Cross Validation # of k's

mbiclarmbiclar Member Posts: 6 Contributor I
edited December 2018 in Help

Hey guys!


Just wondering is there any guidelines on how many validation (k's) is to be performed when doing cross-validation? 

Let's say I have 100k data, how many is said to be enough or alright?


  • Options
    BalazsBaranyBalazsBarany Administrator, Moderator, Employee, RapidMiner Certified Analyst, RapidMiner Certified Expert Posts: 955 Unicorn

    The default setting (10) has been a consensus for a long time. 


    Depending on your data and the stability of your models, you could get away with less or need more.


    Try different values and look for the variance of both the main performance number and the calculated variance. if these stay stable, you have enough data and stable enough models so you can go with less iterations.

  • Options
    Telcontar120Telcontar120 Moderator, RapidMiner Certified Analyst, RapidMiner Certified Expert, Member Posts: 1,635 Unicorn

    I agree with @BalazsBarany that 10 folds is the default consensus, but with large datasets, you can usually get away with 5.  As noted, stability of the performance is the key measure.   If you have a small dataset you might consider the leave-one-out option but for larger datasets it is not at all recommended.


    Brian T.
    Lindon Ventures 
    Data Science Consulting from Certified RapidMiner Experts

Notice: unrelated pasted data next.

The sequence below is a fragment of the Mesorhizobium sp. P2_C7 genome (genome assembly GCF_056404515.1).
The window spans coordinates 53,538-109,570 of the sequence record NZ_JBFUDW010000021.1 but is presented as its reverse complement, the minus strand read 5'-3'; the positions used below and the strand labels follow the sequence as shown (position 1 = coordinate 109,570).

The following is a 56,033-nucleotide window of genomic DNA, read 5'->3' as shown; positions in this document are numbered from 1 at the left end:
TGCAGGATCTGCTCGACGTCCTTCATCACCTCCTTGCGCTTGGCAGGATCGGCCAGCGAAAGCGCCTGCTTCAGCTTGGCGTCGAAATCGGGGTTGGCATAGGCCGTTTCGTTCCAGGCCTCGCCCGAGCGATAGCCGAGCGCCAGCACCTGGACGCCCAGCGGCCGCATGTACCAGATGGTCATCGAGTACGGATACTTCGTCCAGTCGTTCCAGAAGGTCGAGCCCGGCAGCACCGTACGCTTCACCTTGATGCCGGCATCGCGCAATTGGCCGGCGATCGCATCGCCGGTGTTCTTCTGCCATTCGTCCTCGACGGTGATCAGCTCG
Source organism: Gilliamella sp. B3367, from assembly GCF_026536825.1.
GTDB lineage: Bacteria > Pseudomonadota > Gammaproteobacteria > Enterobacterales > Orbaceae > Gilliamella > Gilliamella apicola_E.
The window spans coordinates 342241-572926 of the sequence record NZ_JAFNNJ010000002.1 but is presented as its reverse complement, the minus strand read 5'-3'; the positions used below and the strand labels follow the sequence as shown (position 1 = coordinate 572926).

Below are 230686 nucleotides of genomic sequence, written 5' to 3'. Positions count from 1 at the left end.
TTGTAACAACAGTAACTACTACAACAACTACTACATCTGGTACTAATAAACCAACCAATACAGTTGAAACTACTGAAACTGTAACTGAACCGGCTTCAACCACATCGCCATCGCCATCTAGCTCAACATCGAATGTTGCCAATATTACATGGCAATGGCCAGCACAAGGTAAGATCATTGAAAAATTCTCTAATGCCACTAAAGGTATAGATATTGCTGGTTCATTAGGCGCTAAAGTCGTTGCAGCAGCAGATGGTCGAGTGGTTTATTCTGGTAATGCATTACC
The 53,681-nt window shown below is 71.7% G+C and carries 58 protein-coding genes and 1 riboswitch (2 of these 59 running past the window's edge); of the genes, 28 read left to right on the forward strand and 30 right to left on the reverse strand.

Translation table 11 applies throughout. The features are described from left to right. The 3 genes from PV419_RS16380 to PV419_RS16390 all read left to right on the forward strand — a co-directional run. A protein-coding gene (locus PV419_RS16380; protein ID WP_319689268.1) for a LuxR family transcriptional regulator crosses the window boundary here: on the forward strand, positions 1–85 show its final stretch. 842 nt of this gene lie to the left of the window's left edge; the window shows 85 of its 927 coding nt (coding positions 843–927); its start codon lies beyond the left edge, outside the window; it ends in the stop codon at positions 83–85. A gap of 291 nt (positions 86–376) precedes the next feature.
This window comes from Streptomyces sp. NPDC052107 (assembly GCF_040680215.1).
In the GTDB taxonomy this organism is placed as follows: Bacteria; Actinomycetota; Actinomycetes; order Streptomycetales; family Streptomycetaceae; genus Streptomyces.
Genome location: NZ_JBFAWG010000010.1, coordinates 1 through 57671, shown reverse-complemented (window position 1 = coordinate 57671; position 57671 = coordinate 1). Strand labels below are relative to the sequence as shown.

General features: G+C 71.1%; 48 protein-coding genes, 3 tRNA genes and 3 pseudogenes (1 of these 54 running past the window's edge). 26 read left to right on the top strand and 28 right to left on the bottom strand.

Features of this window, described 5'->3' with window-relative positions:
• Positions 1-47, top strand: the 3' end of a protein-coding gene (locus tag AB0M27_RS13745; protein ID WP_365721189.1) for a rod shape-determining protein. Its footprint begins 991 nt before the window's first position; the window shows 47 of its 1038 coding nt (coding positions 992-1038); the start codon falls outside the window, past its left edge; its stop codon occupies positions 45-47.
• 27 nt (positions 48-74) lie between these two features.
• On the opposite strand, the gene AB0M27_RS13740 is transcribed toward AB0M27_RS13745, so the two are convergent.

• Options
    Pekka_JounelaPekka_Jounela Member, University Professor Posts: 4 University Professor

    I agree and if you need a reference for that, then see: Ron Kohavi, A study of cross-validation and bootstrap for accuracy estimation and model selection, Proceedings of the 14th international joint conference on Artificial intelligence, p.1137-1143, August 20-25, 1995, Montreal, Quebec, Canada.

  • Options
    SGolbertSGolbert RapidMiner Certified Analyst, Member Posts: 344 Unicorn

    The choice of k is an example of the Bias-Variance trade-off present in every estimation. 


    The Leave-One-Out CV is the most unbiased one, but it can have a very high variance (the models trained using the same dataset but one point are highly correlated).


    The CVs with decreasing value of k will tend to be more biased (overestimating) but with lower variance.


    In practical terms, if the estimation of the model performance is very important you can do several CV with k ranging from 5-20, and then choose the one that has the maximum acceptable variance. If the estimation is not very important (i.e. is used only for feature selection or parameter optimization), then you can leave it at 10, or reduce to 5 if you need to do it fast.

Sign In or Register to comment.